Abandoning the current first past the post voting is believed to be opposed by most Labour MPs in the Commons. This is partly because many would face losing their seats and also because it would dilute the elected party’s power.
However supporters of the reform argue that every other legislature in the UK, at Holyrood, the Senedd in Cardiff and Stormont in Northern Ireland, use proportional systems, as do council elections in devolved nations. It is expected a new second chamber at Westminster would also use region-based proportional voting.
Tragedy as body found in search for girl, 15, who got into difficulty swimming in reservoir
She was swimming with her friends before getting into difficulty
A body has been found in the search for a teenage girl who got into difficulty while swimming in a reservoir with her friends.
The group were swimming in Carr Mill Dam, in St Helens, at around 12.30pm on Thursday, June 1st.
Emergency services were called after reports of concerns for safety of a 15-year-old girl who had ‘got in distress’.
After hours of searching the water, Merseyside Police confirmed they had found a body.
In a statement at the scene, Chief Inspector for Merseyside Police for St Helens, Paul Holden said: “Officers entered the water in an attempt to find the teenage girl.
“They were joined by officers from Merseyside Fire and Rescue Service. Unfortunately, despite their best efforts, the search culminated in the recovery of the girl’s body.”
The girl’s next of kin have been informed and specialist liaison officers will work closely with the family to support them during this difficult time.
He continued: “When the schools return for the summer term our schools officers will work with St Helens Council to ensure that we are able to educate young people about the dangers of water.
“We know how tempting it can be to cool down in the water on a hot summers day, but we want to ensure that young people are equipped with the right knowledge to keep them safe around water.”
Chief inspector Holden ended the press conference with an appeal for witnesses, and anyone who was in the area at the time, to come forward and contact Merseyside Police — which can be done on their website or by calling 101.
Phillip Schofield says he’s ‘lost everything’ and ‘understands how Caroline Flack felt’
The former presenter spoke out in an interview released this morning
Phillip Schofield has asked ‘do you want me to die?’ in an interview released this morning and says he has ‘lost everything’.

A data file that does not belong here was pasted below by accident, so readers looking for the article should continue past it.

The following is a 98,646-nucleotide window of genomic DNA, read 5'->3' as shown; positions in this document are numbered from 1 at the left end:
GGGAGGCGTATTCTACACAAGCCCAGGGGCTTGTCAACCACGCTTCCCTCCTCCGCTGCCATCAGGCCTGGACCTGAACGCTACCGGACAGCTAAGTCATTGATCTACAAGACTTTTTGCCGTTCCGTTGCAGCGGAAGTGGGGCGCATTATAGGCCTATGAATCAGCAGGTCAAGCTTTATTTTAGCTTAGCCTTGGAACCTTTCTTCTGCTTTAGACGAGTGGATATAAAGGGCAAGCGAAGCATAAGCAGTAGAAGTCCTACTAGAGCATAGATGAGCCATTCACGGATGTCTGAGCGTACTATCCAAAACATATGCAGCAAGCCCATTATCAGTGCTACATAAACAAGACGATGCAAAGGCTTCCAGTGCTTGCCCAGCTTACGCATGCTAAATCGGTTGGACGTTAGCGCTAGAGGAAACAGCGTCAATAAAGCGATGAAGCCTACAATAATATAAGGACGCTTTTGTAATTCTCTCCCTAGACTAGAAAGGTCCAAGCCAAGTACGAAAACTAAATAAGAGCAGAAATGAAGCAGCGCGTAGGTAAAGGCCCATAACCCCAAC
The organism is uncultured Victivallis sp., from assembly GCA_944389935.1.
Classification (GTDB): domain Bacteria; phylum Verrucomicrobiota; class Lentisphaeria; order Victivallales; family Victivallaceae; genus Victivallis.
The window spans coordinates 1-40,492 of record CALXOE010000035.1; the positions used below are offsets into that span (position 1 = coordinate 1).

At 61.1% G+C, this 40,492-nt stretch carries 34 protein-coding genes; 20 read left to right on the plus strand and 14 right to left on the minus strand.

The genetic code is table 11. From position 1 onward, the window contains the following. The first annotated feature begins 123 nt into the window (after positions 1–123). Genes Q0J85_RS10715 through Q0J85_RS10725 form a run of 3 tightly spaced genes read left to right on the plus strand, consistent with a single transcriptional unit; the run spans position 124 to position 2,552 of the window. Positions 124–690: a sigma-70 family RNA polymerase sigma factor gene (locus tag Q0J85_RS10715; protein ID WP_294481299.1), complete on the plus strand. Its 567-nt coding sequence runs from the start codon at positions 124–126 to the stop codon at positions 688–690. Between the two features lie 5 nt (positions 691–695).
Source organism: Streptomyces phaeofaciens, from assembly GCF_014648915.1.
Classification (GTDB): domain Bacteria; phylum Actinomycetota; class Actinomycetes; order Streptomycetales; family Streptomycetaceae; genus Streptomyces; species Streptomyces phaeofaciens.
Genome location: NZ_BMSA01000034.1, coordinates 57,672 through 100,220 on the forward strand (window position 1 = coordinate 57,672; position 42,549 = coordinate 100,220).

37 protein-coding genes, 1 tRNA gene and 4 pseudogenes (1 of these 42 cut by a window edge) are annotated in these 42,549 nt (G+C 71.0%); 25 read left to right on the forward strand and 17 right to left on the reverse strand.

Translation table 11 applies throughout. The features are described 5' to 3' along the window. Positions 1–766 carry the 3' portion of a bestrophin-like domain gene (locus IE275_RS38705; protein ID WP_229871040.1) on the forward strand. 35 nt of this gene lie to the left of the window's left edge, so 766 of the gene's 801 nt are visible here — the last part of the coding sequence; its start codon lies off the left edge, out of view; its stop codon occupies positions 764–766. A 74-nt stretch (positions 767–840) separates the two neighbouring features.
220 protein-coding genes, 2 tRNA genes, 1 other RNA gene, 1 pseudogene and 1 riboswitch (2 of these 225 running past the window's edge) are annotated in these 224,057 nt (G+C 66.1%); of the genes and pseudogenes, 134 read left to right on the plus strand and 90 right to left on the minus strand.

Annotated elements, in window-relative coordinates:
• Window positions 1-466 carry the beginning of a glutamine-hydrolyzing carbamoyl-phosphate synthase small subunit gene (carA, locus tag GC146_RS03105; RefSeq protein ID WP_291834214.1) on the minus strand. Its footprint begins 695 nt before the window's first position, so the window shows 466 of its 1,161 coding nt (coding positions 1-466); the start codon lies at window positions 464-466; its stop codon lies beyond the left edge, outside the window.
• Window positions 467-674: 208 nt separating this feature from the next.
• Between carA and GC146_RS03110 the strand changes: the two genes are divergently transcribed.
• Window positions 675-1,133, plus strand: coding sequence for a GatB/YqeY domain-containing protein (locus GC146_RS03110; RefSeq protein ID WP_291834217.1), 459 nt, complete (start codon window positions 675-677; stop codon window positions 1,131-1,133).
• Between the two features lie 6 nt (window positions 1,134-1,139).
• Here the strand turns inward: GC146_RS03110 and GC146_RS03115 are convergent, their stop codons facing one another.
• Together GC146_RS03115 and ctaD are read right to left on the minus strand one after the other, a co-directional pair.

The former This Morning presenter has spoken out in his first interview since he departed the show, after it was revealed he had an affair with a younger male colleague .
After the revelations came to light, Schofield resigned as presenter on the ITV daytime show and was dropped by his agency YMU shortly afterwards, as he admitted to the ‘unwise’ but ‘not illegal’ romantic relationship with the runner.
Speaking in an interview with the BBC’s Amol Rajan, released on Friday morning (June 2nd), he discussed the public backlash and abuse he has faced online and in the media since admitting to the affair.
When Rajan began by asking how he was, Schofield replied: “I think I understand how Caroline Flack felt.”
Schofield, visibly in a highly emotionally charged state, said: “If my daughters hadn’t been there, I wouldn’t be here. And, they’ve guarded me, and wouldn’t let me out of their sight.
“I know that’s a selfish point of view. But you come to a point where you just think, how much are you supposed to take?
“If all of those people that write all that stuff, do they ever think that there’s actually a person at the other end?”
He added: “I have to talk about television in the past tense, which breaks my heart. I have lost everything. If I get through this I don’t know how I move forward. What am I going to do with my days?
“I see nothing ahead of me but blackness and sadness and regret and remorse and guilt. I did something very wrong and then I lied about it consistently… consistently lied about. You can’t live with that. How do you live with that?”
The ex-daytime TV presenter said he felt he had to go ahead with an interview because ‘there is an innocent person here, who didn’t do anything wrong’ who he said is ‘vulnerable and probably feels like I do’.
He urged the media to leave his former lover alone saying: “And I just have to say stop with him, ok with me, but stop with him. Leave him alone now.” Adding he was ‘massively’ concerned about his welfare.
Schofield was also ’emphatic’ in his denial over allegations that he had groomed the man, as yesterday he told The Sun: “I did not [groom him].
“There are accusations of all sorts of things. It never came across that way [an abuse of power] because we’d become mates. I don’t know about that.”
And he also denied there had ever been a ‘feud’ between him and his former co-presenter and ‘TV sister’ Holly Willoughby. “I’ve lost my best friend. I let her down,” he told The Sun.
“Holly did not know. And she was one of the first texts that I sent, to say, ‘I am so, so sorry that I lied to you’.” The pair had presented This Morning together since 2009, with Willoughby due to return to the show on Monday.
Alison Hammond and Dermot O’Leary have been among the presenters hosting the programme in recent weeks.
Schofield went on to say that his ‘greatest apology’ over the fallout from the affair was to his former lover and that he would ‘die sorry’ for what he had done.